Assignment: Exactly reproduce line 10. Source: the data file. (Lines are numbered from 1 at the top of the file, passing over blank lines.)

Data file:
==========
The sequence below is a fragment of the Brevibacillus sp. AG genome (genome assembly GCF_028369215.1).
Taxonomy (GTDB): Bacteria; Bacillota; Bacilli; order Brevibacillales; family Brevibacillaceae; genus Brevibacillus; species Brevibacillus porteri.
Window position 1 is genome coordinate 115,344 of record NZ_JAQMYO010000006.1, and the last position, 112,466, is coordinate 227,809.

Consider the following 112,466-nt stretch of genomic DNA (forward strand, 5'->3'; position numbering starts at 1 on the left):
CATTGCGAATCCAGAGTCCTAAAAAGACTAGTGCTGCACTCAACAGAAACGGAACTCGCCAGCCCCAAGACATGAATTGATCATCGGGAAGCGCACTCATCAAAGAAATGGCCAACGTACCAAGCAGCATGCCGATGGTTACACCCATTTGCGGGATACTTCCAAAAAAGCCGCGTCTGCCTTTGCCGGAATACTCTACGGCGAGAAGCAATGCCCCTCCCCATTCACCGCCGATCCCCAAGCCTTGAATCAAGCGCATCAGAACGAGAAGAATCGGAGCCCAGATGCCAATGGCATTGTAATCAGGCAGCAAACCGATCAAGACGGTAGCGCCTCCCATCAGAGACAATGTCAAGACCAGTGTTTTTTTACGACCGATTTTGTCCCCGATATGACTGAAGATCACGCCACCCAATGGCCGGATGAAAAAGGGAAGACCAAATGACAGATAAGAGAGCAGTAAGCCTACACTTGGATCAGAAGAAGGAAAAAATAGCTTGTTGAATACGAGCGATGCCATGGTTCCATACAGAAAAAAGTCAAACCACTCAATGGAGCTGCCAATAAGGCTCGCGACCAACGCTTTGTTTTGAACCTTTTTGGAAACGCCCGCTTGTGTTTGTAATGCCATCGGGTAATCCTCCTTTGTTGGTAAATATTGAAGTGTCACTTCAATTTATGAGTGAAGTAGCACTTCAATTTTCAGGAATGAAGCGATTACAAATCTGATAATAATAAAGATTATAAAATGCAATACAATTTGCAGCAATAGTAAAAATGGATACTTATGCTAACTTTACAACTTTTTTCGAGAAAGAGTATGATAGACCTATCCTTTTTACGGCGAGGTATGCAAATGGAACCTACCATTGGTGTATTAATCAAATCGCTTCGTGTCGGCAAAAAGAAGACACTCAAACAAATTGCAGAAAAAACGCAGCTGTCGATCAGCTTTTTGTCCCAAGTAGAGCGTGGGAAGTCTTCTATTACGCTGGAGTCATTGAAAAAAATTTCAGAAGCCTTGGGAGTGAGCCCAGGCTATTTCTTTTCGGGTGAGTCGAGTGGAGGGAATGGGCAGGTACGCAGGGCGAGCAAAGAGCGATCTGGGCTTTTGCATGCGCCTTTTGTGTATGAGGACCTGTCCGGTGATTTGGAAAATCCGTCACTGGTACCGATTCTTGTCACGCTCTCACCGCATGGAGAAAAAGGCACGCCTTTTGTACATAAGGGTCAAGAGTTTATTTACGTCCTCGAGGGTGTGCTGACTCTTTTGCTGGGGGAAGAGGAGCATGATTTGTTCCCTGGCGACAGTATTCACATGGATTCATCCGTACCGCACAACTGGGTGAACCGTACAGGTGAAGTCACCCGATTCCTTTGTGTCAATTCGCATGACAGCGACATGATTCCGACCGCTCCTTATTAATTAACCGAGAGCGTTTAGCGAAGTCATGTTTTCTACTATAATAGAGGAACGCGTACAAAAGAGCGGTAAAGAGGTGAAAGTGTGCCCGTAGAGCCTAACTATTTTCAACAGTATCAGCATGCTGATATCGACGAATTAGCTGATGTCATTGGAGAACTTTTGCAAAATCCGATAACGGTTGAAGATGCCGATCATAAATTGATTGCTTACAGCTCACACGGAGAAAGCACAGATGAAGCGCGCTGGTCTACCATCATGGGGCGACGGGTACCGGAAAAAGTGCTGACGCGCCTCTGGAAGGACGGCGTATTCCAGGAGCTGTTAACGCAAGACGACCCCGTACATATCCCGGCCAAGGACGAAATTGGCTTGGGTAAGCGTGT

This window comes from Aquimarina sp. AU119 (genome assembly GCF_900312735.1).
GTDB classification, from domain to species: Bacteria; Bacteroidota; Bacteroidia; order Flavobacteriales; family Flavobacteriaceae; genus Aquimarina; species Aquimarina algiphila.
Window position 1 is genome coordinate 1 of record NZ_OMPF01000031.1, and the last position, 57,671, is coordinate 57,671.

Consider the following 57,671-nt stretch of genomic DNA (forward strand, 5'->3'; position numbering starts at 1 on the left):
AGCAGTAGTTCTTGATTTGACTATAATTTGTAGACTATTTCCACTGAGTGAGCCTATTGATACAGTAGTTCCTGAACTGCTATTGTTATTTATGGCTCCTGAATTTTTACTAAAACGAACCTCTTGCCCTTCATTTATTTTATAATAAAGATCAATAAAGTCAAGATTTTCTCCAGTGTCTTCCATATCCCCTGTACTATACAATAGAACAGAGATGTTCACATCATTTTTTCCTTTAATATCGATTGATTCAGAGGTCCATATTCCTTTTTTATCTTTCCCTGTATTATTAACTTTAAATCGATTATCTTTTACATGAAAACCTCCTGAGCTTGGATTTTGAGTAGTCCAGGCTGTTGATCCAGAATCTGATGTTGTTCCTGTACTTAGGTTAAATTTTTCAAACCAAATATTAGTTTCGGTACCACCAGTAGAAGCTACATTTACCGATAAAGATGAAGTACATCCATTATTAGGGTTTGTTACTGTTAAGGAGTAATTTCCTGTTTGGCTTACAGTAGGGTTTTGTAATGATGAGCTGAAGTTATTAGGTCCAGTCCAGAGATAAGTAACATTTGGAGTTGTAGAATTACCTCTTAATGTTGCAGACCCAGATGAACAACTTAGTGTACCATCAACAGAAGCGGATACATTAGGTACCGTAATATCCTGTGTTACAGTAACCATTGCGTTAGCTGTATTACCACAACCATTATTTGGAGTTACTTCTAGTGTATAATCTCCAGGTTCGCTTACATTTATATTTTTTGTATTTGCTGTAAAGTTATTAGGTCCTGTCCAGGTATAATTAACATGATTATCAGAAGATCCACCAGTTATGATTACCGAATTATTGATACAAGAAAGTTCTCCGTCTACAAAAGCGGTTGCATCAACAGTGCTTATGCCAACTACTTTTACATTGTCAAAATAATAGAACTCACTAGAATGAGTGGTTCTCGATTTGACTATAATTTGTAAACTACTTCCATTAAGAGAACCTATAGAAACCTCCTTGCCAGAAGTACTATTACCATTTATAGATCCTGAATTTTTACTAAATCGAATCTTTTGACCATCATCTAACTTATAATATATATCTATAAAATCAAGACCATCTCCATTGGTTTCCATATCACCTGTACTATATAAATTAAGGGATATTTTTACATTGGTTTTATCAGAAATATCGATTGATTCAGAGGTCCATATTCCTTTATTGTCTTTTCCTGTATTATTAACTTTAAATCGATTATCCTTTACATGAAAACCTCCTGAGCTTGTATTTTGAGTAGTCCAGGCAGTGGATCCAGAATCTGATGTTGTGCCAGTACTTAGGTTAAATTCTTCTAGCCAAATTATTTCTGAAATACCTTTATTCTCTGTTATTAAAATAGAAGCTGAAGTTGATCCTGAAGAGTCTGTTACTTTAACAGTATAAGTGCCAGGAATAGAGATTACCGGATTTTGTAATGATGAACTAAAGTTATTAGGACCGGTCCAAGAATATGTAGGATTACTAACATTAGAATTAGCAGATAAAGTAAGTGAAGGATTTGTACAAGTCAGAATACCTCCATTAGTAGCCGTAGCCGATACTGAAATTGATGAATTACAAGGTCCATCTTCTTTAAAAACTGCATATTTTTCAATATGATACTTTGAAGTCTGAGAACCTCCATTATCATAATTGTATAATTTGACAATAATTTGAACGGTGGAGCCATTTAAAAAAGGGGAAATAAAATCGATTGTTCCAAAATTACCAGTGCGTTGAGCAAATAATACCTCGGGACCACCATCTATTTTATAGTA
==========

AGCAGTAGTTCTTGATTTGACTATAATTTGTAGACTATTTCCACTGAGTGAGCCTATTGATACAGTAGTTCCTGAACTGCTATTGTTATTTATGGCTCCTGAATTTTTACTAAAACGAACCTCTTGCCCTTCATTTATTTTATAATAAAGATCAATAAAGTCAAGATTTTCTCCAGTGTCTTCCATATCCCCTGTACTATACAATAGAACAGAGATGTTCACATCATTTTTTCCTTTAATATCGATTGATTCAGAGGTCCATATTCCTTTTTTATCTTTCCCTGTATTATTAACTTTAAATCGATTATCTTTTACATGAAAACCTCCTGAGCTTGGATTTTGAGTAGTCCAGGCTGTTGATCCAGAATCTGATGTTGTTCCTGTACTTAGGTTAAATTTTTCAAACCAAATATTAGTTTCGGTACCACCAGTAGAAGCTACATTTACCGATAAAGATGAAGTACATCCATTATTAGGGTTTGTTACTGTTAAGGAGTAATTTCCTGTTTGGCTTACAGTAGGGTTTTGTAATGATGAGCTGAAGTTATTAGGTCCAGTCCAGAGATAAGTAACATTTGGAGTTGTAGAATTACCTCTTAATGTTGCAGACCCAGATGAACAACTTAGTGTACCATCAACAGAAGCGGATACATTAGGTACCGTAATATCCTGTGTTACAGTAACCATTGCGTTAGCTGTATTACCACAACCATTATTTGGAGTTACTTCTAGTGTATAATCTCCAGGTTCGCTTACATTTATATTTTTTGTATTTGCTGTAAAGTTATTAGGTCCTGTCCAGGTATAATTAACATGATTATCAGAAGATCCACCAGTTATGATTACCGAATTATTGATACAAGAAAGTTCTCCGTCTACAAAAGCGGTTGCATCAACAGTGCTTATGCCAACTACTTTTACATTGTCAAAATAATAGAACTCACTAGAATGAGTGGTTCTCGATTTGACTATAATTTGTAAACTACTTCCATTAAGAGAACCTATAGAAACCTCCTTGCCAGAAGTACTATTACCATTTATAGATCCTGAATTTTTACTAAATCGAATCTTTTGACCATCATCTAACTTATAATATATATCTATAAAATCAAGACCATCTCCATTGGTTTCCATATCACCTGTACTATATAAATTAAGGGATATTTTTACATTGGTTTTATCAGAAATATCGATTGATTCAGAGGTCCATATTCCTTTATTGTCTTTTCCTGTATTATTAACTTTAAATCGATTATCCTTTACATGAAAACCTCCTGAGCTTGTATTTTGAGTAGTCCAGGCAGTGGATCCAGAATCTGATGTTGTGCCAGTACTTAGGTTAAATTCTTCTAGCCAAATTATTTCTGAAATACCTTTATTCTCTGTTATTAAAATAGAAGCTGAAGTTGATCCTGAAGAGTCTGTTACTTTAACAGTATAAGTGCCAGGAATAGAGATTACCGGATTTTGTAATGATGAACTAAAGTTATTAGGACCGGTCCAAGAATATGTAGGATTACTAACATTAGAATTAGCAGATAAAGTAAGTGAAGGATTTGTACAAGTCAGAATACCTCCATTAGTAGCCGTAGCCGATACTGAAATTGATGAATTACAAGGTCCATCTTCTTTAAAAACTGCATATTTTTCAATATGATACTTTGAAGTCTGAGAACCTCCATTATCATAATTGTATAATTTGACAATAATTTGAACGGTGGAGCCATTTAAAAAAGGGGAAATAAAATCGATTGTTCCAAAATTACCAGTGCGTTGAGCAAATAATACCTCGGGACCACCATCTATTTTATAGTA